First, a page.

The LHC is up and running again at CERN

The Large Hadron Collider (LHC) is a gigantic scientific instrument near Geneva, where it spans the border between Switzerland and France about 100 m underground. It is a particle accelerator used by physicists to study the smallest known particles – the fundamental building blocks of all things. It will revolutionise our understanding, from the minuscule world deep within atoms to the vastness of the Universe.The LHC is operated by CERN, the European Organization for Nuclear Research….

“Two beams of subatomic particles called ‘hadrons’ – either protons or lead ions – will travel in opposite directions inside the circular accelerator, gaining energy with every lap. Physicists will use the LHC to recreate the conditions just after the Big Bang, by colliding the two beams head-on at very high energy. Teams of physicists from around the world will analyse the particles created in the collisions using special detectors in a number of experiments dedicated to the LHC…

“CERN directors decided to extend the run through the end of 2012, instead of shutting down in 2011 for repairs as previously planned, and spirits are running high among scientists working in the field of new physics.” (

Let’s take a look at the four main experiments at the LHC, ATLAS, ALICE, CMS, and LHCb.

The ATLAS experiment is one of the four big experiments at the Large Hadron Collider (LHC) at CERN (Geneva, Switzerland). A collaboration of about 2500 scientists from all around the world aims at studying proton – proton collisions at very high energies and particle fluxes. New and exciting particles are to be discovered, deeper insight into the fundamental forces and structures of our universe to be gained. The experiment has been built and installed in Geneva in a joint effort over the last decade, has been thoroughly commissioned

The Mainz group aims at using data recorded by the ATLAS detector to resolve fundamental questions such as the nature of dark matter (search for Supersymmetry), the origin of electroweak symmetry breaking (discovery and study of the Higgs boson), and the quest for a unified theory of all interactions (detection of physics beyond the Standard Model).

We have made major contributions to detector and electronics design, in particular in the general area of the ATLAS Liquid Argon Calorimeter, as well as the readout and analysis infrastructure. Along with physics analyses, the Mainz group is currently working on the maintenance, optimization and further development of the high speed trigger electronics…


“For the ALICE experiment, the LHC will collide lead ions to recreate the conditions just after the Big Bang under laboratory conditions. The data obtained will allow physicists to study a state of matter known as quark‑gluon plasma, which is believed to have existed soon after the Big Bang.

All ordinary matter in today’s Universe is made up of atoms. Each atom contains a nucleus composed of protons and neutrons, surrounded by a cloud of electrons. Protons and neutrons are in turn made of quarks which are bound together by other particles called gluons. This incredibly strong bond means that isolated quarks have never been found.

Collisions in the LHC will generate temperatures more than 100 000 times hotter than the heart of the Sun. Physicists hope that under these conditions, the protons and neutrons will ‘melt’, freeing the quarks from their bonds with the gluons. This should create a state of matter called quark-gluon plasma, which probably existed just after the Big Bang when the Universe was still extremely hot. The ALICE collaboration plans to study the quark-gluon plasma as it expands and cools, observing how it progressively gives rise to the particles that constitute the matter of our Universe today. A collaboration of more than 1000 scientists from 94 institutes in 28 countries works on the ALICE experiment…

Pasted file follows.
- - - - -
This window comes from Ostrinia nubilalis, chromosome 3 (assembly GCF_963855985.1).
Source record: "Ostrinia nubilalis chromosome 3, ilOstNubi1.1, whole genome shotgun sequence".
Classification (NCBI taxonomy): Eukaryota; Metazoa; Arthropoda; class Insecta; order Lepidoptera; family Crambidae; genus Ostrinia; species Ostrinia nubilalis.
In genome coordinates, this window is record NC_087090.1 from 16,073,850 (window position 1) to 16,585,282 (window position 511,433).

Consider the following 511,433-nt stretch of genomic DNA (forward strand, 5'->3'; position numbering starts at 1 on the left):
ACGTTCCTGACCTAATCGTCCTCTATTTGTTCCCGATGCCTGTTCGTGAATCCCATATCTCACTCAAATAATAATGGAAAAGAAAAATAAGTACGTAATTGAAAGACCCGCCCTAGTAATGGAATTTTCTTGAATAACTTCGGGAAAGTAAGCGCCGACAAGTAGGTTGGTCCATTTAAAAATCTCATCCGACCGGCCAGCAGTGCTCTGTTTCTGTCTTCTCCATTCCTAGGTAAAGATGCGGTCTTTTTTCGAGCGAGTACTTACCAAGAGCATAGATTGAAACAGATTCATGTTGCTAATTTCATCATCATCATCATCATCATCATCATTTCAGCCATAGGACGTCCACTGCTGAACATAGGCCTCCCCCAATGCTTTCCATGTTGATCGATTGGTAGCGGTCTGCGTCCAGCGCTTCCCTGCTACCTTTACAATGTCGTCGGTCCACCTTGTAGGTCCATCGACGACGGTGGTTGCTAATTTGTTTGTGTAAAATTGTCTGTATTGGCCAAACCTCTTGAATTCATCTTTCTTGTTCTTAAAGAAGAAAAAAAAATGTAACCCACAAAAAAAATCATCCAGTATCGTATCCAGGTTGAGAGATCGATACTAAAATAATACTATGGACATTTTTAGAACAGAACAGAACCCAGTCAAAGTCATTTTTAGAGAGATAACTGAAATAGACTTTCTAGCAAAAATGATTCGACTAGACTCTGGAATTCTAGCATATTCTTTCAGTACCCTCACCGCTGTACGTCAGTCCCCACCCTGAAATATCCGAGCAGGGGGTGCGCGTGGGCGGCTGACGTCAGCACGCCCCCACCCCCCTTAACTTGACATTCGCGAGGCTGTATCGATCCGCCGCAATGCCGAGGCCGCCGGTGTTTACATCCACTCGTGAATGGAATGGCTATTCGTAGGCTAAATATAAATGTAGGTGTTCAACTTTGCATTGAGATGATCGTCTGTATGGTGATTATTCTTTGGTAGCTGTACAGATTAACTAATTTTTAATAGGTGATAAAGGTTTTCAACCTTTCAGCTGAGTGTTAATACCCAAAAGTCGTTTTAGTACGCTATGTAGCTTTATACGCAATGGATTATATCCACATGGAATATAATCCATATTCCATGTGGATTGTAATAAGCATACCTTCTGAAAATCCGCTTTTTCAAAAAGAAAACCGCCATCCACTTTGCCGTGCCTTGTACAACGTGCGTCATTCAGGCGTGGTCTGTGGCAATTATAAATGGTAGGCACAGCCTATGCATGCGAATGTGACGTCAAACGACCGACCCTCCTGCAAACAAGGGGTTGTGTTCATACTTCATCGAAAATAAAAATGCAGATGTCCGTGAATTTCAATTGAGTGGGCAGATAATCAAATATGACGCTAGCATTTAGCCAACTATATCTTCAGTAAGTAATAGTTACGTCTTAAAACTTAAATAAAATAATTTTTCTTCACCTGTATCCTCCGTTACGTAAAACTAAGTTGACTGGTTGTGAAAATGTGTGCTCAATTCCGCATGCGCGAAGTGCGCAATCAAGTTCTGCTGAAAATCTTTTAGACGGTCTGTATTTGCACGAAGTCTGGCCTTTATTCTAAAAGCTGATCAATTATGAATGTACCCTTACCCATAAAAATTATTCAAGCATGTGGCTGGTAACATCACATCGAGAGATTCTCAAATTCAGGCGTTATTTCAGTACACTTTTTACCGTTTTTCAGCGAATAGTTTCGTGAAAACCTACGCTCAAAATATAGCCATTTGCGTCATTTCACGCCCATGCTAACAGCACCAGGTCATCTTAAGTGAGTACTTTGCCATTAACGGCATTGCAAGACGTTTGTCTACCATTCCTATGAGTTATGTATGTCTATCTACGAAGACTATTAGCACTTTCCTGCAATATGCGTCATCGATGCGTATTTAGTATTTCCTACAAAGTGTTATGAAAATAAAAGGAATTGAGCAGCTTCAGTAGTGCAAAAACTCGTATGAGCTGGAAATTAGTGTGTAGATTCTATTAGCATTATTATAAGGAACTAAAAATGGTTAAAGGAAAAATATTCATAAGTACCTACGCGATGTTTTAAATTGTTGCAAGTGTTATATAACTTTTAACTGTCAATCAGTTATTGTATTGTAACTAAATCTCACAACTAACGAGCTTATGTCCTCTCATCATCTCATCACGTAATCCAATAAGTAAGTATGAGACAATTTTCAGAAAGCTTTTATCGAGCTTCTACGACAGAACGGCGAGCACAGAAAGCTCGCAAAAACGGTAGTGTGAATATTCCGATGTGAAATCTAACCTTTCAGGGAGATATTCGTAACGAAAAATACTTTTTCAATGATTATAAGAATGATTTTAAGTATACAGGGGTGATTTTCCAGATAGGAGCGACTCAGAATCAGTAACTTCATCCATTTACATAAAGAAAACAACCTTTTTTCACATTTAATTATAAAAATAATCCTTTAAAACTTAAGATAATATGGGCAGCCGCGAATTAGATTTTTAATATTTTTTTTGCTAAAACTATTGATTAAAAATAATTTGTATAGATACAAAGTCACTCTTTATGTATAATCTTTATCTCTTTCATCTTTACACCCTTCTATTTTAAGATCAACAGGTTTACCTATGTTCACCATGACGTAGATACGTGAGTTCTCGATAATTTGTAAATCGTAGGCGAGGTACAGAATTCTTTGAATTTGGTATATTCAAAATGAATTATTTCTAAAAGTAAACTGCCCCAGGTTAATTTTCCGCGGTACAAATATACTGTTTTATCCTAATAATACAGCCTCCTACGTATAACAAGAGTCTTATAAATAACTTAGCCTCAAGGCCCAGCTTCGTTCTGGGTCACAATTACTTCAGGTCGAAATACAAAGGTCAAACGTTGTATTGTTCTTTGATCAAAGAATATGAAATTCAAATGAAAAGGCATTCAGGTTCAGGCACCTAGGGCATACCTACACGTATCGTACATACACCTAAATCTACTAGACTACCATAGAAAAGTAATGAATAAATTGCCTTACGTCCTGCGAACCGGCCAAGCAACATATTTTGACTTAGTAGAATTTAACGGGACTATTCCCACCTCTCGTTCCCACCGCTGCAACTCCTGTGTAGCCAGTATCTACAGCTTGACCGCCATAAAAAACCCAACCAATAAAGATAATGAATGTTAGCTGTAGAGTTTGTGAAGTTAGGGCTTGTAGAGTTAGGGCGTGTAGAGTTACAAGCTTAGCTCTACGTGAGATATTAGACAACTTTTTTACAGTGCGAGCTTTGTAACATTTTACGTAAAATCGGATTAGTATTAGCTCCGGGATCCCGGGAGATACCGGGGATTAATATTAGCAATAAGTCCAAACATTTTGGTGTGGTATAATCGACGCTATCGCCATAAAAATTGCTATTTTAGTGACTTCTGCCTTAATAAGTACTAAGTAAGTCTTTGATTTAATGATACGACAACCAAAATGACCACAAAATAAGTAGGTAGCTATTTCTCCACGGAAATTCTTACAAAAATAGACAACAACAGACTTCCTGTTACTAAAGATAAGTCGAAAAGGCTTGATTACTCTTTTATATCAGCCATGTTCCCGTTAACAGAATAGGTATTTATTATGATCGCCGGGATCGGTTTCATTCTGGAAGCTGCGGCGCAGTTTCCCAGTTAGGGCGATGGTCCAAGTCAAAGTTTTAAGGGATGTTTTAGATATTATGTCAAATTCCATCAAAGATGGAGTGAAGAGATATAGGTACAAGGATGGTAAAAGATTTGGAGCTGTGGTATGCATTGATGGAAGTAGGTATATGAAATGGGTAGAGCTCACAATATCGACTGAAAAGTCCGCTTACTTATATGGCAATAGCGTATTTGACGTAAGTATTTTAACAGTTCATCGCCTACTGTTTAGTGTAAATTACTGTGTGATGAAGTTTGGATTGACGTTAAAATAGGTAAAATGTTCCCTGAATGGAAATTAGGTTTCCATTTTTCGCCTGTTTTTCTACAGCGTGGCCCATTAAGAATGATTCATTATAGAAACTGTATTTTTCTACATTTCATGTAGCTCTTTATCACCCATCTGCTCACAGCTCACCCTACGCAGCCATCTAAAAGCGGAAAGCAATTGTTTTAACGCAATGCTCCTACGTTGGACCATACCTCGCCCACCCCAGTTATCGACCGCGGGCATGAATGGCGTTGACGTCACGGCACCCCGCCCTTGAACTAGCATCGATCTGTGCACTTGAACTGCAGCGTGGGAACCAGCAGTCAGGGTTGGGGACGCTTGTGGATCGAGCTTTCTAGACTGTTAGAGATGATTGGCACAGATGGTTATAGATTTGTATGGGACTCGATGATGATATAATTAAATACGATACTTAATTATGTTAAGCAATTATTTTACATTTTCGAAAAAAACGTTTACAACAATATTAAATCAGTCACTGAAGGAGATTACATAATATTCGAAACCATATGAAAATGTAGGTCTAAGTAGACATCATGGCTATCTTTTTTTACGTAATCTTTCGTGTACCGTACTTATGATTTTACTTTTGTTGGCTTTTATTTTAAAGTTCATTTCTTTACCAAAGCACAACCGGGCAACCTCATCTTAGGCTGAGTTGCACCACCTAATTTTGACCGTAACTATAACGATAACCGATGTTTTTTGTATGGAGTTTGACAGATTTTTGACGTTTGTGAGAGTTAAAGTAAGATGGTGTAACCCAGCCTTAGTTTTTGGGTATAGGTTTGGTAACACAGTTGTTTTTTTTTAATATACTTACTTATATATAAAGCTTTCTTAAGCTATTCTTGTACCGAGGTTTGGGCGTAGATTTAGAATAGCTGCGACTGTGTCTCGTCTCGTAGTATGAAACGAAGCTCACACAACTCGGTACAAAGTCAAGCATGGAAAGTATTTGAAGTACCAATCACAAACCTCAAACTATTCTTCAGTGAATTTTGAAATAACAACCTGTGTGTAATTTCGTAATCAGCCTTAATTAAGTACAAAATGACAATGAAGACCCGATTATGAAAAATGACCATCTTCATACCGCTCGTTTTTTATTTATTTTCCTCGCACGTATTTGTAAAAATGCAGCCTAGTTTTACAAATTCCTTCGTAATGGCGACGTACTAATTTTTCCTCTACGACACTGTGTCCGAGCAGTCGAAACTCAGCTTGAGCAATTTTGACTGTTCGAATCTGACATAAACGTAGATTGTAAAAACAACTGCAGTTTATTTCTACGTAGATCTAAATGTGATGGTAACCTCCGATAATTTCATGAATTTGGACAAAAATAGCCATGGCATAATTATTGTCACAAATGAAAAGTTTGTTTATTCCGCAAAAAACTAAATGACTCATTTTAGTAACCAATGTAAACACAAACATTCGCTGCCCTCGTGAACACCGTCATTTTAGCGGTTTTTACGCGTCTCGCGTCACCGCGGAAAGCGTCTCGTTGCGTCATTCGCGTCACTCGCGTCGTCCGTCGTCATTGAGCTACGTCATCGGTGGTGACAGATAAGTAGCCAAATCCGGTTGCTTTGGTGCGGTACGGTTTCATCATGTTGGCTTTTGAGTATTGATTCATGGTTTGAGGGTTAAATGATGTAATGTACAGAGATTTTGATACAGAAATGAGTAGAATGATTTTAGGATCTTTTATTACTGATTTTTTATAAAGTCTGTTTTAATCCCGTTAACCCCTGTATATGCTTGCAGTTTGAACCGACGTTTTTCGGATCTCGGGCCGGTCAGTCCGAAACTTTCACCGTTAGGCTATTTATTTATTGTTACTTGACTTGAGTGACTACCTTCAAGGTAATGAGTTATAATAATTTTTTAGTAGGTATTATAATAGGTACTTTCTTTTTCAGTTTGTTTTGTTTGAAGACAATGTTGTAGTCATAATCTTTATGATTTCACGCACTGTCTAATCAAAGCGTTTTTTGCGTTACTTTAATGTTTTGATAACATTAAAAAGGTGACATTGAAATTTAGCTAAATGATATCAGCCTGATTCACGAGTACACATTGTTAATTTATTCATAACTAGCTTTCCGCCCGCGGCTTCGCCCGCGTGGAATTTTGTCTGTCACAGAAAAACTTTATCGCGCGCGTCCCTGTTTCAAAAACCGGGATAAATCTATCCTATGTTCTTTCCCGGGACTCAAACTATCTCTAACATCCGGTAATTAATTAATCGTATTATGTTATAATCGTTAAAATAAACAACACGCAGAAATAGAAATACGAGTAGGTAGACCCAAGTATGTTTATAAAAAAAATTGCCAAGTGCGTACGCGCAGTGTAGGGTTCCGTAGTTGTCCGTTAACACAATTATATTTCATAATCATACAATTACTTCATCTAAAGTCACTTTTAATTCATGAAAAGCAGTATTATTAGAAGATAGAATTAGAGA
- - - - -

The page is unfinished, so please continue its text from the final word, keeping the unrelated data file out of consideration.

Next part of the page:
The CMS (Compact Muon Solenoid) experiment uses a general-purpose detector to investigate a wide range of physics, including the search for the Higgs boson, extra dimensions, and particles that could make up dark matter. Although it has the same scientific goals as the ATLAS experiment, it uses different technical solutions and design of its detector magnet system to achieve these.

The CMS detector is built around a huge solenoid magnet. This takes the form of a cylindrical coil of superconducting cable that generates a magnetic field of 4 teslas, about 100 000 times that of the Earth. The magnetic field is confined by a steel ‘yoke’ that forms the bulk of the detector’s weight of 12 500 tonnes. An unusual feature of the CMS detector is that instead of being built in-situ underground, like the other giant detectors of the LHC experiments, it was constructed on the surface, before being lowered underground in 15 sections and reassembled.
More than 2000 scientists collaborate in CMS, coming from 155 institutes in 37 countries….

The LHCb experiment will help us to understand why we live in a Universe that appears to be composed almost entirely of matter, but no antimatter.
It specialises in investigating the slight differences between matter and antimatter by studying a type of particle called the ‘beauty quark’, or ‘b quark’.

Instead of surrounding the entire collision point with an enclosed detector, the LHCb experiment uses a series of sub-detectors to detect mainly forward particles. The first sub-detector is mounted close to the collision point, while the next ones stand one behind the other, over a length of 20 m. An abundance of different types of quark will be created by the LHC before they decay quickly into other forms. To catch the b-quarks, LHCb has developed sophisticated movable tracking detectors close to the path of the beams circling in the LHC. The LHCb collaboration has 650 scientists from 48 institutes in 13 countries.”